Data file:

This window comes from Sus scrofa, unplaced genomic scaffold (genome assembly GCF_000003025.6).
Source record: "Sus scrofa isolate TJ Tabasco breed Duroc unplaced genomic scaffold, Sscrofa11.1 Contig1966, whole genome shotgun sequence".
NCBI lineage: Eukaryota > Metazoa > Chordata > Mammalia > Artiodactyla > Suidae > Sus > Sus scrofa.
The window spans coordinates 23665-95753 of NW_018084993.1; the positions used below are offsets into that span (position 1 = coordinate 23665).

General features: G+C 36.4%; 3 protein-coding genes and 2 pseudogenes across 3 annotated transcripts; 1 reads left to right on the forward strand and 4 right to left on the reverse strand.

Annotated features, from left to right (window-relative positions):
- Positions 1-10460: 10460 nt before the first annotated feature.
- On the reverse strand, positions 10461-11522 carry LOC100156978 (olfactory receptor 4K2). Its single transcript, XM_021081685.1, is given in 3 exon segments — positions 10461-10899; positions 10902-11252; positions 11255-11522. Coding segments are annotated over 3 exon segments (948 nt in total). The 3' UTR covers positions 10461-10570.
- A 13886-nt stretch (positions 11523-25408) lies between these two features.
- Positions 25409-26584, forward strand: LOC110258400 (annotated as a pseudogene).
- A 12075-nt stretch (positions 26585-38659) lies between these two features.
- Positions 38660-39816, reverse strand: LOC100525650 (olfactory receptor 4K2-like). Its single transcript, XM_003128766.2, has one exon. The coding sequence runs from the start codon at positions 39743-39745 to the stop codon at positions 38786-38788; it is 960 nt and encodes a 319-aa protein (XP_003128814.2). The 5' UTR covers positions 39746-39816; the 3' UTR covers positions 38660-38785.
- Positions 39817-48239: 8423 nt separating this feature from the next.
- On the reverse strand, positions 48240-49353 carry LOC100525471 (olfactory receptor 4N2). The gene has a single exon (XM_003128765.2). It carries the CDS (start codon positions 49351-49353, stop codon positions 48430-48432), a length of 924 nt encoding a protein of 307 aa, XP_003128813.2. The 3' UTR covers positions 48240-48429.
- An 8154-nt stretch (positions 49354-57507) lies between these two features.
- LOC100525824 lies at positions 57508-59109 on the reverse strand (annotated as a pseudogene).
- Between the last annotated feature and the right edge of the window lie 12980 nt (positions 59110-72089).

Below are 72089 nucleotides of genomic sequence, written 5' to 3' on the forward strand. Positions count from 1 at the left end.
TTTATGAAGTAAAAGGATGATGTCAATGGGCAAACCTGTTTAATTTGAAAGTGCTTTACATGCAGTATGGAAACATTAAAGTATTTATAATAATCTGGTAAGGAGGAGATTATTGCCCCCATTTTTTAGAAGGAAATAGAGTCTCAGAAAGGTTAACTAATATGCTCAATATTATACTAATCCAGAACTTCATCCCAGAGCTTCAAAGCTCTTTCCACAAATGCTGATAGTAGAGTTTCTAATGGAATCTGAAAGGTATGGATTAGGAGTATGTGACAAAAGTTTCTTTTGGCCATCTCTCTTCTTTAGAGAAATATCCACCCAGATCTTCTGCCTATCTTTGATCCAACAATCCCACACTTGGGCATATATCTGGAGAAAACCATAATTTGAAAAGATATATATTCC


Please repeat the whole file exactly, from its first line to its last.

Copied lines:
This window comes from Sus scrofa, unplaced genomic scaffold (genome assembly GCF_000003025.6).
Source record: "Sus scrofa isolate TJ Tabasco breed Duroc unplaced genomic scaffold, Sscrofa11.1 Contig1966, whole genome shotgun sequence".
NCBI lineage: Eukaryota > Metazoa > Chordata > Mammalia > Artiodactyla > Suidae > Sus > Sus scrofa.
The window spans coordinates 23665-95753 of NW_018084993.1; the positions used below are offsets into that span (position 1 = coordinate 23665).

General features: G+C 36.4%; 3 protein-coding genes and 2 pseudogenes across 3 annotated transcripts; 1 reads left to right on the forward strand and 4 right to left on the reverse strand.

Annotated features, from left to right (window-relative positions):
- Positions 1-10460: 10460 nt before the first annotated feature.
- On the reverse strand, positions 10461-11522 carry LOC100156978 (olfactory receptor 4K2). Its single transcript, XM_021081685.1, is given in 3 exon segments — positions 10461-10899; positions 10902-11252; positions 11255-11522. Coding segments are annotated over 3 exon segments (948 nt in total). The 3' UTR covers positions 10461-10570.
- A 13886-nt stretch (positions 11523-25408) lies between these two features.
- Positions 25409-26584, forward strand: LOC110258400 (annotated as a pseudogene).
- A 12075-nt stretch (positions 26585-38659) lies between these two features.
- Positions 38660-39816, reverse strand: LOC100525650 (olfactory receptor 4K2-like). Its single transcript, XM_003128766.2, has one exon. The coding sequence runs from the start codon at positions 39743-39745 to the stop codon at positions 38786-38788; it is 960 nt and encodes a 319-aa protein (XP_003128814.2). The 5' UTR covers positions 39746-39816; the 3' UTR covers positions 38660-38785.
- Positions 39817-48239: 8423 nt separating this feature from the next.
- On the reverse strand, positions 48240-49353 carry LOC100525471 (olfactory receptor 4N2). The gene has a single exon (XM_003128765.2). It carries the CDS (start codon positions 49351-49353, stop codon positions 48430-48432), a length of 924 nt encoding a protein of 307 aa, XP_003128813.2. The 3' UTR covers positions 48240-48429.
- An 8154-nt stretch (positions 49354-57507) lies between these two features.
- LOC100525824 lies at positions 57508-59109 on the reverse strand (annotated as a pseudogene).
- Between the last annotated feature and the right edge of the window lie 12980 nt (positions 59110-72089).

Below are 72089 nucleotides of genomic sequence, written 5' to 3' on the forward strand. Positions count from 1 at the left end.
TTTATGAAGTAAAAGGATGATGTCAATGGGCAAACCTGTTTAATTTGAAAGTGCTTTACATGCAGTATGGAAACATTAAAGTATTTATAATAATCTGGTAAGGAGGAGATTATTGCCCCCATTTTTTAGAAGGAAATAGAGTCTCAGAAAGGTTAACTAATATGCTCAATATTATACTAATCCAGAACTTCATCCCAGAGCTTCAAAGCTCTTTCCACAAATGCTGATAGTAGAGTTTCTAATGGAATCTGAAAGGTATGGATTAGGAGTATGTGACAAAAGTTTCTTTTGGCCATCTCTCTTCTTTAGAGAAATATCCACCCAGATCTTCTGCCTATCTTTGATCCAACAATCCCACACTTGGGCATATATCTGGAGAAAACCATAATTTGAAAAGATATATATTCC